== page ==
Betsy DeVos is removing regulations that protect student veterans from for-profit colleges

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For-profit colleges target student veterans for financial gain — and Department of Education Secretary Betsy DeVos is making it easier for them to do so.

The Post-9/11 G.I. Bill has been around since George W. Bush's time and was expanded under the Trump administration. But the quality education this bill should be providing to veterans — veterans trying to continue their education, obtain skills crucial for jobs in the civilian sector, and continue their lives after service — is being deregulated by DeVos. 

Specifically, DeVos recently removed several important regulations that protected student veterans from for-profit colleges. 

For-profit colleges have a lot to earn by targeting veterans. Namely, a much larger chunk of federal funding than they otherwise would legally have access to — thanks to something called the  90/10 loophole. 

"For some reason, there's a loophole in the law that does not count G.I. Bill funds as federal funds," explained Tom Porter, legislative director at Iraq and Afghanistan Veterans of America. "Back when they made the determination, the G.I. Bill was not nearly as generous as it is today. Now, you've got schools that are predatory in that they see the dollar signs on student veterans." 

So targeting veterans is exactly what they do. 

And the student veterans — not surprisingly — tend to get screwed. Six of the ten schools receiving the largest amount of federal funding through the G.I. Bill have faced government legal action for defrauding students.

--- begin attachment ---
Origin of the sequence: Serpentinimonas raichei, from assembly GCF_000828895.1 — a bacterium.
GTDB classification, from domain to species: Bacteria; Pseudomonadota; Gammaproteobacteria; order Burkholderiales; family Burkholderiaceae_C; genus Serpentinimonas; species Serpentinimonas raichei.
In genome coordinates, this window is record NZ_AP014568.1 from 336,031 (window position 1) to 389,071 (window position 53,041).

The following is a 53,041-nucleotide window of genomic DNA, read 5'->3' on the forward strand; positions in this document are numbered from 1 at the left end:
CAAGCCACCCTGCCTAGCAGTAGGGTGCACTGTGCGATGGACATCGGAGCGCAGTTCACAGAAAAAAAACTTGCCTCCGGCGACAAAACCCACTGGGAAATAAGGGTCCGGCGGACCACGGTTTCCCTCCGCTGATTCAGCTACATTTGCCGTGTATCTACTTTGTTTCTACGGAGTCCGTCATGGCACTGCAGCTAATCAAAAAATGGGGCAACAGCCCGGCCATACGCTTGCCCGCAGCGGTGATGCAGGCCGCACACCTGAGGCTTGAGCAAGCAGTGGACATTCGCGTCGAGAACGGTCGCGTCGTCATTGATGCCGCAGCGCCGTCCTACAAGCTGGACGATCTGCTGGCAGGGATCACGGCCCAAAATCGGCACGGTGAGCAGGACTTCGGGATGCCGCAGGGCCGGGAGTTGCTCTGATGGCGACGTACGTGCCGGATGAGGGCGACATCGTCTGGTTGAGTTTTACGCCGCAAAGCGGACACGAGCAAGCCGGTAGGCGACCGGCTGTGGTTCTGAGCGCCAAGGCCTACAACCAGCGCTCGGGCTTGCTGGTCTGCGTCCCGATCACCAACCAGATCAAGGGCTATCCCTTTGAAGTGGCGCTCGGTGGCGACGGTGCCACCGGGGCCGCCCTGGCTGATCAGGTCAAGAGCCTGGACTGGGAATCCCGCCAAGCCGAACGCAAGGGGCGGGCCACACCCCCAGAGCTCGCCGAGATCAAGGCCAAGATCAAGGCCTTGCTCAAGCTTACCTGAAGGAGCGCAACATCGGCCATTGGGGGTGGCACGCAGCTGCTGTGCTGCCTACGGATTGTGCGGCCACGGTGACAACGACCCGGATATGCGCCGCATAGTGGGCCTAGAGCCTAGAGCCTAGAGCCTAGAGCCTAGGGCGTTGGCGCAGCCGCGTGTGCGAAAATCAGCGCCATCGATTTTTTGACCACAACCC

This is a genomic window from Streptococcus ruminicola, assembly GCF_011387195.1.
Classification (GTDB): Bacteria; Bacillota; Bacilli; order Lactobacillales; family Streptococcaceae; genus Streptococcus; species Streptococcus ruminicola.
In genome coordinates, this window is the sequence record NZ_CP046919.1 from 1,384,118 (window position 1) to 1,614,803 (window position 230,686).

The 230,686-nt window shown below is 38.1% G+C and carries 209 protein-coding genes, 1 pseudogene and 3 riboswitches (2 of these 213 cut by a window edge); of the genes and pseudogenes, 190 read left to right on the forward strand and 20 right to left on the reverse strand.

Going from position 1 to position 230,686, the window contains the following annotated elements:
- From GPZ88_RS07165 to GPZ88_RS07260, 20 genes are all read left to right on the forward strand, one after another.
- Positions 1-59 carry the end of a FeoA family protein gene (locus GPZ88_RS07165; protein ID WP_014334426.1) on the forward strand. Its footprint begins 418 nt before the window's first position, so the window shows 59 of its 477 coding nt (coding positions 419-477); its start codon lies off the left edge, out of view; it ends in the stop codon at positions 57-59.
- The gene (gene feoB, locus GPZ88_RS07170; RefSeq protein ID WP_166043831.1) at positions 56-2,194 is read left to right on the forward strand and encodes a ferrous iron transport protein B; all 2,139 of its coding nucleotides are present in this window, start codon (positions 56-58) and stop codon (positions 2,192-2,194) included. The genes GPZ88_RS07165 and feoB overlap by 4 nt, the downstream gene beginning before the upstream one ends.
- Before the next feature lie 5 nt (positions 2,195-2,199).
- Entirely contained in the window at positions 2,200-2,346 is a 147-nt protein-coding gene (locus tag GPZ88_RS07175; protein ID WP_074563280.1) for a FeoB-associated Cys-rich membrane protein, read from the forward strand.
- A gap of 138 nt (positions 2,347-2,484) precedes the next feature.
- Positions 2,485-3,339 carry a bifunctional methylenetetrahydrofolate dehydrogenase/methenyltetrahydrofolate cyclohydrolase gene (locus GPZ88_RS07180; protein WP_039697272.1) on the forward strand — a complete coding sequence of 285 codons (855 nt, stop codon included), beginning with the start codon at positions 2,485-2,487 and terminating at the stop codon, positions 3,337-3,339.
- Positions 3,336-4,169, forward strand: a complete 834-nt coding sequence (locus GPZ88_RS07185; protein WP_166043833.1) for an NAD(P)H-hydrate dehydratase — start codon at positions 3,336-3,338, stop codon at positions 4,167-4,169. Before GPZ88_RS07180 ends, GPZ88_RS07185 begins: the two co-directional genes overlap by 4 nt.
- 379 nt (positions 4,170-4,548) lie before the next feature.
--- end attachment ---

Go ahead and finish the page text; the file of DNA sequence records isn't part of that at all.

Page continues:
"This all results in additional low-performing schools that promise the world and, in reality, take a one-time benefit away from the veteran," Porter said. "It slows down their career path and transition from the military."

Essentially, taxpayers are paying for for-profit colleges to defraud student veterans. A VA internal audit showed that the government will waste $2.3 billion in improper G.I. Bill payments over the next five years if changes aren't made. 

And DeVos is doing a lot to make sure those changes aren't made.

She has filled several important, high-level staff positions with members of the for-profit college industry. She is stalling legislation that would help defraud students rights to recourse. She removed a policy that required career colleges to prove their graduates could get a job. This week, she will meet with a panel to discuss numerous proposals that would further deregulate the quality standards colleges must meet — and a concerning number of the panel members happen to represent the for-profit industry.

"They can't make the case that what they're doing is helping student veterans," Porter said — and lawmakers and veterans agree.

Three dozen advocacy groups sent a letter to Veterans Affairs Secretary Robert Wilkie to ask that he increase monitoring mechanisms that protect veterans from these for-profit institutions. 

"It appears from the Inspector General's report that VA remains out of compliance with the statute, despite numerous federal and state law enforcement actions against colleges for deceiving veterans. This has resulted in significant ramifications to VA and student veterans," the letter reads, referencing a statute that prohibits improper payments to ineligible colleges. 

IAVA also attended a Department of Education briefing to provide testimony and ask that the department maintain its current levels of regulations for all schools. 

"We're very, very concerned about this," Porter said. "Even one veteran that gets screwed out of their Post-9/11 G.I. Bill because they weren't protected in the education process — that's one too many." 

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